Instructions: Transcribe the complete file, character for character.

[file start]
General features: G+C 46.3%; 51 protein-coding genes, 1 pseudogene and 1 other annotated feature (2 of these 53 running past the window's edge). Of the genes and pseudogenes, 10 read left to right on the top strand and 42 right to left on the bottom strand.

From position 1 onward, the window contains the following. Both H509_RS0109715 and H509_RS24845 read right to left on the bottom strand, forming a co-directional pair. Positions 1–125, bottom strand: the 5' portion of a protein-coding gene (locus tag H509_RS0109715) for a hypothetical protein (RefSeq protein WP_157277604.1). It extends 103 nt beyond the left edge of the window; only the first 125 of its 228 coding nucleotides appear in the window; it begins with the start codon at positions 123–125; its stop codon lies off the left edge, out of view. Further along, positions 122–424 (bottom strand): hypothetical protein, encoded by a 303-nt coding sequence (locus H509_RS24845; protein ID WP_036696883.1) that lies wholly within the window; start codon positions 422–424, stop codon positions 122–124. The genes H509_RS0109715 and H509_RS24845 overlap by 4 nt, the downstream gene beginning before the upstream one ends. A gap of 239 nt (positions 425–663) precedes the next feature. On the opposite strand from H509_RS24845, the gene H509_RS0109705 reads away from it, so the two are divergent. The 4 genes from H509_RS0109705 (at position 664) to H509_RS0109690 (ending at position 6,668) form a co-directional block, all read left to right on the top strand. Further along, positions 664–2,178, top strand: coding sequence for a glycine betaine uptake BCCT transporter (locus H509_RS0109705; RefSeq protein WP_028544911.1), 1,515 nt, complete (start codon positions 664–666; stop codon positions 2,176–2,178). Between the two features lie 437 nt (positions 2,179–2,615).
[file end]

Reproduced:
General features: G+C 46.3%; 51 protein-coding genes, 1 pseudogene and 1 other annotated feature (2 of these 53 running past the window's edge). Of the genes and pseudogenes, 10 read left to right on the top strand and 42 right to left on the bottom strand.

From position 1 onward, the window contains the following. Both H509_RS0109715 and H509_RS24845 read right to left on the bottom strand, forming a co-directional pair. Positions 1–125, bottom strand: the 5' portion of a protein-coding gene (locus tag H509_RS0109715) for a hypothetical protein (RefSeq protein WP_157277604.1). It extends 103 nt beyond the left edge of the window; only the first 125 of its 228 coding nucleotides appear in the window; it begins with the start codon at positions 123–125; its stop codon lies off the left edge, out of view. Further along, positions 122–424 (bottom strand): hypothetical protein, encoded by a 303-nt coding sequence (locus H509_RS24845; protein ID WP_036696883.1) that lies wholly within the window; start codon positions 422–424, stop codon positions 122–124. The genes H509_RS0109715 and H509_RS24845 overlap by 4 nt, the downstream gene beginning before the upstream one ends. A gap of 239 nt (positions 425–663) precedes the next feature. On the opposite strand from H509_RS24845, the gene H509_RS0109705 reads away from it, so the two are divergent. The 4 genes from H509_RS0109705 (at position 664) to H509_RS0109690 (ending at position 6,668) form a co-directional block, all read left to right on the top strand. Further along, positions 664–2,178, top strand: coding sequence for a glycine betaine uptake BCCT transporter (locus H509_RS0109705; RefSeq protein WP_028544911.1), 1,515 nt, complete (start codon positions 664–666; stop codon positions 2,176–2,178). Between the two features lie 437 nt (positions 2,179–2,615).